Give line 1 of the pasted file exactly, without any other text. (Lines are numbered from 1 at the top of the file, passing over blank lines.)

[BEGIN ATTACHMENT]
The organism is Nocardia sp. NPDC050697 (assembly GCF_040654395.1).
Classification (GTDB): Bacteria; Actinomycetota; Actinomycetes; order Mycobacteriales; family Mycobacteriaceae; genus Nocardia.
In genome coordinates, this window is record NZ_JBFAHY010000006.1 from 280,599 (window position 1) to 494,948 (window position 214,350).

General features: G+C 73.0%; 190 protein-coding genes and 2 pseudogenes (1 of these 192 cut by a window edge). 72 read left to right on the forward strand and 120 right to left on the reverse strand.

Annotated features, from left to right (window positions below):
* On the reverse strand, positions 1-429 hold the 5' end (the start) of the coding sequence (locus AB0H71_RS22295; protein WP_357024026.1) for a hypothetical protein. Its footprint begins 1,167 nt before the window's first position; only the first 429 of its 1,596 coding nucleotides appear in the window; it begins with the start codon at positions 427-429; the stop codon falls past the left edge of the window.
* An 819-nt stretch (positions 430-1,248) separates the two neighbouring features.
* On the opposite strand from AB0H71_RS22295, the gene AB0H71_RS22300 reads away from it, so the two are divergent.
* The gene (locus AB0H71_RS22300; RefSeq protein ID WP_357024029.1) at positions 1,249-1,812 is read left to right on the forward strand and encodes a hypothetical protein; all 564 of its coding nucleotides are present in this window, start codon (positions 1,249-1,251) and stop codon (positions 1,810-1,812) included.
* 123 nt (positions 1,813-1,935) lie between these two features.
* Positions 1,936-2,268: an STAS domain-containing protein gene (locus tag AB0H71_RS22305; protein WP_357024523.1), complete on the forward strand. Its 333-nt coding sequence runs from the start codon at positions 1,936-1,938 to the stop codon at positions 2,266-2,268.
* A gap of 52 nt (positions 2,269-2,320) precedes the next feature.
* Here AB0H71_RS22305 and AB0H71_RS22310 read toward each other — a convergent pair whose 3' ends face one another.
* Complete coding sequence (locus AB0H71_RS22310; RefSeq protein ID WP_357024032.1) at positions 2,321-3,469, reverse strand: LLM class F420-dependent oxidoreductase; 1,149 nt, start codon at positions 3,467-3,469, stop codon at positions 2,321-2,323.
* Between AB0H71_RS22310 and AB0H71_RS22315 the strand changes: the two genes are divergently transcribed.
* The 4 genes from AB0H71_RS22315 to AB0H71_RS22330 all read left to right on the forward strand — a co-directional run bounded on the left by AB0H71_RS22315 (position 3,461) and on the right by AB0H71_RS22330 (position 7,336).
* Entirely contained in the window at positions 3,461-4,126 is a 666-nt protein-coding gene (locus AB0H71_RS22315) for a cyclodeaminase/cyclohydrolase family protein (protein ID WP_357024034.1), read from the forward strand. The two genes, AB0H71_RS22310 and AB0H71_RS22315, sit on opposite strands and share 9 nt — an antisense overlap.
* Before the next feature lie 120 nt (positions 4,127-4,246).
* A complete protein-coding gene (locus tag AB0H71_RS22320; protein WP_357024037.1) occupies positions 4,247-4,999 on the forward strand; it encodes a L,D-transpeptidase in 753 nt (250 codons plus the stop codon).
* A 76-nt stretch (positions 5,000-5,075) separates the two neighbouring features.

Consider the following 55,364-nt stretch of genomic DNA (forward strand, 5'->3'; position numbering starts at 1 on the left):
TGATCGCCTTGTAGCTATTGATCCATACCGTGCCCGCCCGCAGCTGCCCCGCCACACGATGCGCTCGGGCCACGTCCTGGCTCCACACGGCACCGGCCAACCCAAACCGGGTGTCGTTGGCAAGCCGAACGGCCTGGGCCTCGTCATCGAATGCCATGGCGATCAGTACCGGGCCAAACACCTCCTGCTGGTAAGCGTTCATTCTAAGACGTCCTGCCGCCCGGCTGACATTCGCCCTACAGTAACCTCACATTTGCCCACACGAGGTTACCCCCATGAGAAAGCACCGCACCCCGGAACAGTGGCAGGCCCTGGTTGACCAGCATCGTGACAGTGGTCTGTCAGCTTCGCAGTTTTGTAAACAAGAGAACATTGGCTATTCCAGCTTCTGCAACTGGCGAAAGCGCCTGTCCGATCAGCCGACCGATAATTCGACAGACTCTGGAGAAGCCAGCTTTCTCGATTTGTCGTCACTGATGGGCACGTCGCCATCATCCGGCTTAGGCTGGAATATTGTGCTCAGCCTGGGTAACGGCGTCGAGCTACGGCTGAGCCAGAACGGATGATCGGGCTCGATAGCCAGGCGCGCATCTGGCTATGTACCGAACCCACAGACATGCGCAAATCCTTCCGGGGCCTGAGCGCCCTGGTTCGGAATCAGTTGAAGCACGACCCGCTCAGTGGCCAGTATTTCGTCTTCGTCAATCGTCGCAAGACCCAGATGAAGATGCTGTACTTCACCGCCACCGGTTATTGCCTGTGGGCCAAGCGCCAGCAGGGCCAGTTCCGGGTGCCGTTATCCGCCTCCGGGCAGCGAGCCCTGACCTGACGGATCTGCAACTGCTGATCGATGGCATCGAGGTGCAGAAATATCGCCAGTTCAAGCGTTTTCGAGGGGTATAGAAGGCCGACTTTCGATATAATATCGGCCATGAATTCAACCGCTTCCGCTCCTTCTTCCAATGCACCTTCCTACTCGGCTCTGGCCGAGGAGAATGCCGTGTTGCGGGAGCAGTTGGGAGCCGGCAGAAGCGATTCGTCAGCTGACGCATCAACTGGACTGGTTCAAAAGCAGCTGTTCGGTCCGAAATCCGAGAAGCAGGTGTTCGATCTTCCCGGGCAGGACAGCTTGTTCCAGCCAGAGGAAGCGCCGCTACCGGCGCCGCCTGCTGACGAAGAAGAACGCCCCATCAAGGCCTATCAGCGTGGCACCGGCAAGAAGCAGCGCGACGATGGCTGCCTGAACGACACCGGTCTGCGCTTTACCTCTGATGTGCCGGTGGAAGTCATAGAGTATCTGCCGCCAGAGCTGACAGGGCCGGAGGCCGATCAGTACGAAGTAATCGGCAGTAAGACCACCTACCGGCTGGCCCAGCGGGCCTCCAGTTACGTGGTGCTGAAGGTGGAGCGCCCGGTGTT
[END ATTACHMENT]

The organism is Nocardia sp. NPDC050697 (assembly GCF_040654395.1).